Browsing UMB Open Access Articles by Subject "Trial design"
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Implementing stakeholder engagement to explore alternative models of consent: An example from the PREP-IT trialsIntroduction: Cluster randomized crossover trials are often faced with a dilemma when selecting an optimal model of consent, as the traditional model of obtaining informed consent from participant's before initiating any trial related activities may not be suitable. We describe our experience of engaging patient advisors to identify an optimal model of consent for the PREP-IT trials. This paper also examines surrogate measures of success for the selected model of consent. Methods: The PREP-IT program consists of two multi-center cluster randomized crossover trials that engaged patient advisors to determine an optimal model of consent. Patient advisors and stakeholders met regularly and reached consensus on decisions related to the trial design including the model for consent. Patient advisors provided valuable insight on how key decisions on trial design and conduct would be received by participants and the impact these decisions will have. Results: Patient advisors, together with stakeholders, reviewed the pros and cons and the requirements for the traditional model of consent, deferred consent, and waiver of consent. Collectively, they agreed upon a deferred consent model, in which patients may be approached for consent after their fracture surgery and prior to data collection. The consent rate in PREP-IT is 80.7%, and 0.67% of participants have withdrawn consent for participation. Discussion: Involvement of patient advisors in the development of an optimal model of consent has been successful. Engagement of patient advisors is recommended for other large trials where the traditional model of consent may not be optimal.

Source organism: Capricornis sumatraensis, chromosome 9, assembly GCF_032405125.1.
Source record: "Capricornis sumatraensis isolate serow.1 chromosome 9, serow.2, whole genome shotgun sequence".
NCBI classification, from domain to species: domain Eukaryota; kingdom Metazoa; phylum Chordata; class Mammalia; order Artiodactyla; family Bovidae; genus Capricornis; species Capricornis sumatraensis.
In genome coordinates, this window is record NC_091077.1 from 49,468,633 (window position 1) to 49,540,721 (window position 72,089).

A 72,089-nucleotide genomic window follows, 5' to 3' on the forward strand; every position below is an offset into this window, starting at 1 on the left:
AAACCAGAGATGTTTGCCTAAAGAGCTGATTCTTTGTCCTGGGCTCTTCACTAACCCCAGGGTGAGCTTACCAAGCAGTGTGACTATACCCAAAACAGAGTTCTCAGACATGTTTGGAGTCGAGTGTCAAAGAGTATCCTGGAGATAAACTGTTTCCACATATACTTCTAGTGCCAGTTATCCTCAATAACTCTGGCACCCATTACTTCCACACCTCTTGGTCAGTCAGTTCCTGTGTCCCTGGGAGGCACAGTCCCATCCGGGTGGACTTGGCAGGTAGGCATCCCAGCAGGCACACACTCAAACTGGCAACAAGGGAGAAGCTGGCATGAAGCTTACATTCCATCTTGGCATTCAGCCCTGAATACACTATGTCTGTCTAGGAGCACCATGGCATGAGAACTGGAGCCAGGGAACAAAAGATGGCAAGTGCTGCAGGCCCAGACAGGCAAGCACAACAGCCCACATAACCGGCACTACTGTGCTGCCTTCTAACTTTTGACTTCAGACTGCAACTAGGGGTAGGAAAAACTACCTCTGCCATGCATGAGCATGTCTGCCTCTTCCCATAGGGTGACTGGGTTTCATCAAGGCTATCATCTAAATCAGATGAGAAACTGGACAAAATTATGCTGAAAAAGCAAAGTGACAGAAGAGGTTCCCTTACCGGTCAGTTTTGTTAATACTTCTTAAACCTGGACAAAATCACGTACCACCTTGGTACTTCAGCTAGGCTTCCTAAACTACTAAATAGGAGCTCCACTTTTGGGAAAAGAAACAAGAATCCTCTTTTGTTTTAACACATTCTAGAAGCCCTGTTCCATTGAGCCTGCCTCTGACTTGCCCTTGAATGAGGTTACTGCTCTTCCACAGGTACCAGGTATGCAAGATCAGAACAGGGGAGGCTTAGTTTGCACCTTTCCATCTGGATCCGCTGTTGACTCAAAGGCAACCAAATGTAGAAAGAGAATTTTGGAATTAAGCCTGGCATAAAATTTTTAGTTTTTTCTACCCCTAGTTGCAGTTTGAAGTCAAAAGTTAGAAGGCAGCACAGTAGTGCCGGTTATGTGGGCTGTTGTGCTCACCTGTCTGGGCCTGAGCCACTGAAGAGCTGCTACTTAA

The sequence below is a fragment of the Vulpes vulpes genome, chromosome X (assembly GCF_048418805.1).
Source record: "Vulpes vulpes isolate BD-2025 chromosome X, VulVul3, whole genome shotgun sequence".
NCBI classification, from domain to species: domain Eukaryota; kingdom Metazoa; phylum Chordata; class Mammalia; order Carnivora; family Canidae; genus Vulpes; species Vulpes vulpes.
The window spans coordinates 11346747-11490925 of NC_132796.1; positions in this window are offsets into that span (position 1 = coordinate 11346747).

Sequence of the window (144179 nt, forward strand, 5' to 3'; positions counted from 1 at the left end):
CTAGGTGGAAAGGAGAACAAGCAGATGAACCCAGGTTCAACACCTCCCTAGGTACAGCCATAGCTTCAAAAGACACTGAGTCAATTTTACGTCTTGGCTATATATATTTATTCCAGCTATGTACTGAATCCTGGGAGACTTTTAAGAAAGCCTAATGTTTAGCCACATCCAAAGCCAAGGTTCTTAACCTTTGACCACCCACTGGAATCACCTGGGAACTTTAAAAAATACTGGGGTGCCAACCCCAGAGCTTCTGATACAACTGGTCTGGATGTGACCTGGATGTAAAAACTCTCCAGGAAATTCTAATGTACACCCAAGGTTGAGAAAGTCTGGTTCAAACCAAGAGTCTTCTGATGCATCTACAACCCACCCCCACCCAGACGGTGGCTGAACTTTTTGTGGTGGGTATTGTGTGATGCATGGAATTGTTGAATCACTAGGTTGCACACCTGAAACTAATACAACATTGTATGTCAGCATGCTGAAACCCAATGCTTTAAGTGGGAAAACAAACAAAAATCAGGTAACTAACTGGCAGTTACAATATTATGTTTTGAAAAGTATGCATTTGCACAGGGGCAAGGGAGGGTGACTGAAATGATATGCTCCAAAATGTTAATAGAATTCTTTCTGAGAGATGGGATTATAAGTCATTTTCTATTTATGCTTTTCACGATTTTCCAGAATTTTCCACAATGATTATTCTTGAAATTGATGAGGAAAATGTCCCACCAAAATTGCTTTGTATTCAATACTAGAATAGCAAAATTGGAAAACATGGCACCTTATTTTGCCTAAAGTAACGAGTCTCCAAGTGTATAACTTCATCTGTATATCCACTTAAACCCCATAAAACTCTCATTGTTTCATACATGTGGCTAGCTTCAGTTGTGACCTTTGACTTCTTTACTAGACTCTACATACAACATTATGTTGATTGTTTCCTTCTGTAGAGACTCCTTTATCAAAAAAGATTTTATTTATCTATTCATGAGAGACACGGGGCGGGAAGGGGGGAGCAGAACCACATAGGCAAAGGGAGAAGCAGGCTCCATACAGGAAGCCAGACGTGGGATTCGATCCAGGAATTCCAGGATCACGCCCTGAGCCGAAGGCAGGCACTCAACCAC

Patiromer for the management of hyperkalaemia in patients receiving renin-angiotensin-aldosterone system inhibitors for heart failure: design and rationale of the DIAMOND trial.Aims: In patients with current or a history of hyperkalaemia, treatment with renin–angiotensin–aldosterone system inhibitors (RAASi) is often compromised. Patiromer, a novel potassium (K+) binder, may improve serum K+ levels and adherence to RAASi. Methods: The DIAMOND trial will enroll ∼820 patients with heart failure with reduced ejection fraction (HFrEF; ejection fraction ≤40%). Patients meeting the screening criteria will enter a single-blinded run-in phase where they will be started or continued on a mineralocorticoid receptor antagonist (MRA) titrated to 50 mg/day and other RAASi therapy to ≥50% target dose, and patiromer. Patiromer will be titrated up to a maximum three packs/day (8.4 g/pack) to achieve optimal doses of RAASi without hyperkalaemia. The run-in phase will last up to 12 weeks, following which patients will undergo double-blind randomization in a 1:1 ratio to receive either continued patiromer or placebo (patiromer withdrawal). The primary endpoint is the mean difference in serum K+ from randomization between patiromer and placebo arms. Secondary endpoints will include hyperkalaemia events with K+ value >5.5 mEq/L, durable enablement of MRA at target dose, investigator-reported adverse events of hyperkalaemia, hyperkalaemia-related clinical endpoints and an overall RAASi use score (using a 0–8-point scale) comprising all-cause death, occurrence of cardiovascular hospitalization or usage of comprehensive heart failure medication. Conclusion: The DIAMOND trial is designed to determine if patiromer can favourably impact K+ control in patients with HFrEF with hyperkalaemia or a history of hyperkalaemia leading to RAASi therapy compromise, and in turn improve RAASi use. © 2021 The Authors.